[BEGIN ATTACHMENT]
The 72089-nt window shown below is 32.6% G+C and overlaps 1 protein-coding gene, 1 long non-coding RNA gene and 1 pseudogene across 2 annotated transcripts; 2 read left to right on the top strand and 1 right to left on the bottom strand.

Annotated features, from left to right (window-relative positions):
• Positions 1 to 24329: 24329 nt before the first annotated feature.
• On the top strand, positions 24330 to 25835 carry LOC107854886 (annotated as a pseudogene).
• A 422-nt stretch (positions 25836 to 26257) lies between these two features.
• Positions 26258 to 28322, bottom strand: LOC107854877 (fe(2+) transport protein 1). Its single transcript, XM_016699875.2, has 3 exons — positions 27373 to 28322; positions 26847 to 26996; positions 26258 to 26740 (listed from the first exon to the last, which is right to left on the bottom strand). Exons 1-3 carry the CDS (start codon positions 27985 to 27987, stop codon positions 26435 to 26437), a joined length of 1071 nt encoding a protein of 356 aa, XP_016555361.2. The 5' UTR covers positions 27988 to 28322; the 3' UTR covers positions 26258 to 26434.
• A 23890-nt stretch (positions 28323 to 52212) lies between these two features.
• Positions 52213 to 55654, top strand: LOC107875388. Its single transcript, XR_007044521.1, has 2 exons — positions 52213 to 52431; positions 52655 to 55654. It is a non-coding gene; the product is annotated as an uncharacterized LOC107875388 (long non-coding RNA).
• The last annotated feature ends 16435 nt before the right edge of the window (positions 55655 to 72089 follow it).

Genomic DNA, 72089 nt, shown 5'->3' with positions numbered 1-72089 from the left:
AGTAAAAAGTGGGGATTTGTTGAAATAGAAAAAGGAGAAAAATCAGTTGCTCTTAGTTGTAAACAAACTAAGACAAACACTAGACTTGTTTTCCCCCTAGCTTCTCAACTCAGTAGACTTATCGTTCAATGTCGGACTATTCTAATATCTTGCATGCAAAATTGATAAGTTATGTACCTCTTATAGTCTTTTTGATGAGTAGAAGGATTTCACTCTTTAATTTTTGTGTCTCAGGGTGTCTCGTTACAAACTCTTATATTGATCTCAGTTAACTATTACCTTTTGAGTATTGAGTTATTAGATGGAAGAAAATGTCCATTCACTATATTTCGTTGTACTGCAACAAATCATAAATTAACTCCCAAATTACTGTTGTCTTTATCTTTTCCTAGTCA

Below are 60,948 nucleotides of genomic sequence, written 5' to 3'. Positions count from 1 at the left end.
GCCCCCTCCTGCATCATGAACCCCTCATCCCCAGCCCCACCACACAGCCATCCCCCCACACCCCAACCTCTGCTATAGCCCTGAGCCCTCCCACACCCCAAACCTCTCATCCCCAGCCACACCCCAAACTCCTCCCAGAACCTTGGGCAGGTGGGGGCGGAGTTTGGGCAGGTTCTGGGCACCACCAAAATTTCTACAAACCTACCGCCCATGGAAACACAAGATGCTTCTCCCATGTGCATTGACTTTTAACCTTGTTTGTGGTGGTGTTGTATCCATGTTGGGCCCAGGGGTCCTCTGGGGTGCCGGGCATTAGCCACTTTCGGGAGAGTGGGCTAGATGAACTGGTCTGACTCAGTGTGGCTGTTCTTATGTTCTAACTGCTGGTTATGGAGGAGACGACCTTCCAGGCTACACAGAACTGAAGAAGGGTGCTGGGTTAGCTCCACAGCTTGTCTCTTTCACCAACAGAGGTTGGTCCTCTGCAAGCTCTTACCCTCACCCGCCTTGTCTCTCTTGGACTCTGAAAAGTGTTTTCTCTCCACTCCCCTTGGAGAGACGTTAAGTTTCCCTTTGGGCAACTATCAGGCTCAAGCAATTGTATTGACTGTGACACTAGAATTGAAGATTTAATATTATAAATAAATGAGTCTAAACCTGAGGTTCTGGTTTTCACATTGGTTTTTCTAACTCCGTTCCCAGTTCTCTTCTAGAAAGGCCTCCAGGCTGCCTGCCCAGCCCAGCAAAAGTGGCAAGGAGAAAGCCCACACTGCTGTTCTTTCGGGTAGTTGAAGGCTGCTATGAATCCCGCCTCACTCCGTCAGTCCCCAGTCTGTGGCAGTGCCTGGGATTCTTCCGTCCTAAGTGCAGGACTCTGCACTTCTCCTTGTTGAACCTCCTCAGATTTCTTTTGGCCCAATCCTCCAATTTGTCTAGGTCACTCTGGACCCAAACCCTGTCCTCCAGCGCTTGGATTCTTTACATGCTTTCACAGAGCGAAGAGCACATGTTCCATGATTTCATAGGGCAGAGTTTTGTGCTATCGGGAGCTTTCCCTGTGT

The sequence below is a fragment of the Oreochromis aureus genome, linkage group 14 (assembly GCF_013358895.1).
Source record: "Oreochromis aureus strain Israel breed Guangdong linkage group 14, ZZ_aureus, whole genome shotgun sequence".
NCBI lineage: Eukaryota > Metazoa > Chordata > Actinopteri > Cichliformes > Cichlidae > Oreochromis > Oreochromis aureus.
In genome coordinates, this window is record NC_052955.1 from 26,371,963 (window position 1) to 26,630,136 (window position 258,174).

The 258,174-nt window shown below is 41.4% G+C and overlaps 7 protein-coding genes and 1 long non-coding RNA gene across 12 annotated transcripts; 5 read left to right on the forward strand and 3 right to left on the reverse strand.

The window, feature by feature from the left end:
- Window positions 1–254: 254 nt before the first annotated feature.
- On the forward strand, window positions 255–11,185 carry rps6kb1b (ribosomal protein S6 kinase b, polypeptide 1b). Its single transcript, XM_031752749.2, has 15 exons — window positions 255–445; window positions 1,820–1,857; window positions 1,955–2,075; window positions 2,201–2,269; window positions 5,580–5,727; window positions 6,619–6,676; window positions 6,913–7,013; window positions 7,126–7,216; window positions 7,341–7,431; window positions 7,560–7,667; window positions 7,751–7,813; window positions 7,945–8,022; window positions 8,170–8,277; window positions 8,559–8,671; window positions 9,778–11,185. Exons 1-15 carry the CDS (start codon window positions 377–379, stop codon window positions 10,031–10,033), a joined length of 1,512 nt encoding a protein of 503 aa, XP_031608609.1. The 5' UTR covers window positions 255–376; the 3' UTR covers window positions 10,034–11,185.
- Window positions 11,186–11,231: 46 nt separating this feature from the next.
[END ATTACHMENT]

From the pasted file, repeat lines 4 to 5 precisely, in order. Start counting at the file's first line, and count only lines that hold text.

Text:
• On the top strand, positions 24330 to 25835 carry LOC107854886 (annotated as a pseudogene).
• A 422-nt stretch (positions 25836 to 26257) lies between these two features.